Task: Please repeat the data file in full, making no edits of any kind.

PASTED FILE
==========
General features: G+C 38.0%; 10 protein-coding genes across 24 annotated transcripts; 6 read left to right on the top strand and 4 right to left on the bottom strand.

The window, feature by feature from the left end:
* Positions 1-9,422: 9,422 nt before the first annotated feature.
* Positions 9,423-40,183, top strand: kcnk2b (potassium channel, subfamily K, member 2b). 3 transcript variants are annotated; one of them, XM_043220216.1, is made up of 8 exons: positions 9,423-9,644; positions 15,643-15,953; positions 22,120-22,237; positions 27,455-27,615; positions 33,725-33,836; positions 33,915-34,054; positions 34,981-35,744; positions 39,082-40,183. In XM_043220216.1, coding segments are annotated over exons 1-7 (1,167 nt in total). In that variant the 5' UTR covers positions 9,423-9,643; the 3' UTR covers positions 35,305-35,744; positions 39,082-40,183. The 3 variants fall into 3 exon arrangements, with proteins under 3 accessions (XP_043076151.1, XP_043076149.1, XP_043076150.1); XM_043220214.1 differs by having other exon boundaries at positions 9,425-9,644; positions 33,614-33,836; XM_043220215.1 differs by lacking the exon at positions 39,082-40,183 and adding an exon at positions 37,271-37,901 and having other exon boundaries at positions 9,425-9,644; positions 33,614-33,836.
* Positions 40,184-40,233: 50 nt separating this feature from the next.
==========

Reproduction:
General features: G+C 38.0%; 10 protein-coding genes across 24 annotated transcripts; 6 read left to right on the top strand and 4 right to left on the bottom strand.

The window, feature by feature from the left end:
* Positions 1-9,422: 9,422 nt before the first annotated feature.
* Positions 9,423-40,183, top strand: kcnk2b (potassium channel, subfamily K, member 2b). 3 transcript variants are annotated; one of them, XM_043220216.1, is made up of 8 exons: positions 9,423-9,644; positions 15,643-15,953; positions 22,120-22,237; positions 27,455-27,615; positions 33,725-33,836; positions 33,915-34,054; positions 34,981-35,744; positions 39,082-40,183. In XM_043220216.1, coding segments are annotated over exons 1-7 (1,167 nt in total). In that variant the 5' UTR covers positions 9,423-9,643; the 3' UTR covers positions 35,305-35,744; positions 39,082-40,183. The 3 variants fall into 3 exon arrangements, with proteins under 3 accessions (XP_043076151.1, XP_043076149.1, XP_043076150.1); XM_043220214.1 differs by having other exon boundaries at positions 9,425-9,644; positions 33,614-33,836; XM_043220215.1 differs by lacking the exon at positions 39,082-40,183 and adding an exon at positions 37,271-37,901 and having other exon boundaries at positions 9,425-9,644; positions 33,614-33,836.
* Positions 40,184-40,233: 50 nt separating this feature from the next.